While compensation programs have instituted many policies and programs for "getting information out statewide" about their programs, this is an area that needs greater improvement on the part of compensation programs. However, with many programs facing limited resources to make payouts, it presents a "double edged sword" when public awareness campaigns increase demands on existing programs.

According to NACVCB:

Decision-making authority varies from state to state:

Funding of Compensation Programs

State compensation programs receive funding from a variety of sources. However, there are two primary sources on the state level that fund programs:

According to NACVCB, more than four-fifths of the states are in the first category, gaining most of their income from offenders. In fact, in a large majority of states, no tax dollars are involved at all in either the administration of the program or in the awards given to victims.

An additional funding issue facing compensation programs today is recovering restitution from convicted offenders in order to help offset the cost of providing compensation benefits to their victims. This is described as "fund recovery" measures -- holding offenders and others liable for injury to victims, and making them pay for the consequences of their crimes. Some state programs are making special efforts to seek restitution from offenders and are working with prosecutors and judges to ensure restitution is ordered and collected, as well as monitoring restitution payments. However, fund recovery remains a small source of total program income thus far, with only a few programs beginning to recover more than 10% of their awards.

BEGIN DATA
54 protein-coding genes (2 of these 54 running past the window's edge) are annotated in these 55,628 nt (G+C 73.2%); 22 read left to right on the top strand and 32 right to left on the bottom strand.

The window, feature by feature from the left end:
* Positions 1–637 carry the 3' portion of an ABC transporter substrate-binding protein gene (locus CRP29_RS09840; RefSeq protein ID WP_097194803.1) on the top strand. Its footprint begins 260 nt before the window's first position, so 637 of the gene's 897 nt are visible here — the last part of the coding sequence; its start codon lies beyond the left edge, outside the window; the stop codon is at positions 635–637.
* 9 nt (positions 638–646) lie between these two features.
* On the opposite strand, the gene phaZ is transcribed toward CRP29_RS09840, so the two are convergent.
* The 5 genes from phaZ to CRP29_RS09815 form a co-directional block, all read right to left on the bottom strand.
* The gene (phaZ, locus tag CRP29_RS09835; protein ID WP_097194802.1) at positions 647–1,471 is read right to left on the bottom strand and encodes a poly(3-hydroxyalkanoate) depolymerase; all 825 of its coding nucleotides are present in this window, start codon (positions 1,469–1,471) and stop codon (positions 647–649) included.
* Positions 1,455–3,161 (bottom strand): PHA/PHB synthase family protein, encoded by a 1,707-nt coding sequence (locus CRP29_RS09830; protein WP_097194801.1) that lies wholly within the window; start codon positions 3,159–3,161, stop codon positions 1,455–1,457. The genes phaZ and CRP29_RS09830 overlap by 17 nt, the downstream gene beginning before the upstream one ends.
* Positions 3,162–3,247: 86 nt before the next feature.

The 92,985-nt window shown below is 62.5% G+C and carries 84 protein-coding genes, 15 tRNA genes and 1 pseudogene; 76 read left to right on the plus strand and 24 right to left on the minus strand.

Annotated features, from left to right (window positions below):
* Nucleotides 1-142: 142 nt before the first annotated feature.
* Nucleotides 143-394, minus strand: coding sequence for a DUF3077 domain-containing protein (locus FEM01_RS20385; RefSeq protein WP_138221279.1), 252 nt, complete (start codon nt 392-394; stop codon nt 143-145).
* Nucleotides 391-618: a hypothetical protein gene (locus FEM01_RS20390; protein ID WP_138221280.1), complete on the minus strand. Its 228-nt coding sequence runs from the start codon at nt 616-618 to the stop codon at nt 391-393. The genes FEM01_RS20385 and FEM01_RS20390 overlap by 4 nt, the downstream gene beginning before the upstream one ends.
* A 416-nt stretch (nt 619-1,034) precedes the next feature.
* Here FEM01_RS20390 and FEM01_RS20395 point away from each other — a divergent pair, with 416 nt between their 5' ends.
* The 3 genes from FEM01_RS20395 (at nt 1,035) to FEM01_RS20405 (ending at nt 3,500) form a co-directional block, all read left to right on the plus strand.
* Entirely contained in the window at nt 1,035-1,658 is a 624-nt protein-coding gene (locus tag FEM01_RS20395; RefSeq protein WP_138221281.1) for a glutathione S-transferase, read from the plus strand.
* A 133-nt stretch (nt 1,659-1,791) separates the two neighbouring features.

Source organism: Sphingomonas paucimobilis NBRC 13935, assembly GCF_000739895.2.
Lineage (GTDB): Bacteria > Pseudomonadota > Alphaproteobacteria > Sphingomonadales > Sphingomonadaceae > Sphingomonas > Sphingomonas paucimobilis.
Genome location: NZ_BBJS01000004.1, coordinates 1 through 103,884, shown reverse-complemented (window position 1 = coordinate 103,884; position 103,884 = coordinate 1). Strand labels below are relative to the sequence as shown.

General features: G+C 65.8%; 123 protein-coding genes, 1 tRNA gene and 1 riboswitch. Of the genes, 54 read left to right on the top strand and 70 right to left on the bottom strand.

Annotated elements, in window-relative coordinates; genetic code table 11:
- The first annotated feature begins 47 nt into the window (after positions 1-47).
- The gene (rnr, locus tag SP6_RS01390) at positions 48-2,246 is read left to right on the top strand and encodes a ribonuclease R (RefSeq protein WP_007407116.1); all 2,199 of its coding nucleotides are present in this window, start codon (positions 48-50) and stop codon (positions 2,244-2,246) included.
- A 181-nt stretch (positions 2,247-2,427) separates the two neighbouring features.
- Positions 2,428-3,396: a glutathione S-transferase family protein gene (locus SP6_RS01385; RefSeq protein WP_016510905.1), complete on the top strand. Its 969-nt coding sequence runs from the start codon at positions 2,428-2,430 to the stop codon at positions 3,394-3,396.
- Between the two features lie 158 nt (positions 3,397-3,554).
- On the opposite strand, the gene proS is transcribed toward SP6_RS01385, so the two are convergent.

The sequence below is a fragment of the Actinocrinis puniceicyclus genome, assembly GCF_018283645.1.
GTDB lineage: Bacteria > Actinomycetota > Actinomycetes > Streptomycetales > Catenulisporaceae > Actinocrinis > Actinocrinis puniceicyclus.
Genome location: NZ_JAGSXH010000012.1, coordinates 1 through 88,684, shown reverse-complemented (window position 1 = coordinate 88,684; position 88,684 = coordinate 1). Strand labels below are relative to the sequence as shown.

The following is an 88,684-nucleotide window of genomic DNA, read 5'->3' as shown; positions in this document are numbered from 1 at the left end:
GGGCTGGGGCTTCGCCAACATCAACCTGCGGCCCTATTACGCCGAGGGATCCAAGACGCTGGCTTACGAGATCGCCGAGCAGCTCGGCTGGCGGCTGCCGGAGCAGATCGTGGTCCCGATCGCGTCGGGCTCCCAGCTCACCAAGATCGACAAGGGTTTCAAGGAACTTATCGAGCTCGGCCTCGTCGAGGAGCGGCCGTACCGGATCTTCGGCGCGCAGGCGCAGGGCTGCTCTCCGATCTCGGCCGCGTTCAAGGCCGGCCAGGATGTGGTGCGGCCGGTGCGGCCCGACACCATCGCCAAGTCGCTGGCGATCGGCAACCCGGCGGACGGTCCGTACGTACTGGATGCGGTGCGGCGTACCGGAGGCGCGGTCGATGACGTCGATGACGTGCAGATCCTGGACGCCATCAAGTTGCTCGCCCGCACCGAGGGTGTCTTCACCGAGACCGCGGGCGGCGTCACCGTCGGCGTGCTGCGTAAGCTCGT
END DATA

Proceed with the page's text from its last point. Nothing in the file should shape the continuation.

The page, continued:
Recent Trends in Compensation

In some states, claims doubled, tripled, and even quadrupled in the period from 1985-1992. The greater visibility of the programs, the growth in other victim services, and new laws mandating that rights, services and information be provided to victims have resulted in more and more victims applying for help.

Victims of Crime Act

With the enactment of the Victims of Crime Act of 1984, (amended), state compensation programs can receive federal VOCA funds that equal 40% of the previous year's compensation award amounts paid by the state funds.

The funding formula for compensation programs works in the following way:

For every 100 state dollars spent, the program will receive 40 federal dollars through a grant process that will make the funds available a little over a year after the end of the fiscal year upon which the calculation is based. This theoretically results in a 72%/28% state-to-federal mix of money (out of every $140 dollars available, $100 will be state, and $40 will be federal), but since most programs are paying more in awards each year, the federal funds will be proportionately less of the total by the time they are available. States also must bear the entire burden of their administrative budgets, since none of the VOCA funds can be used for administration. (NACVCB)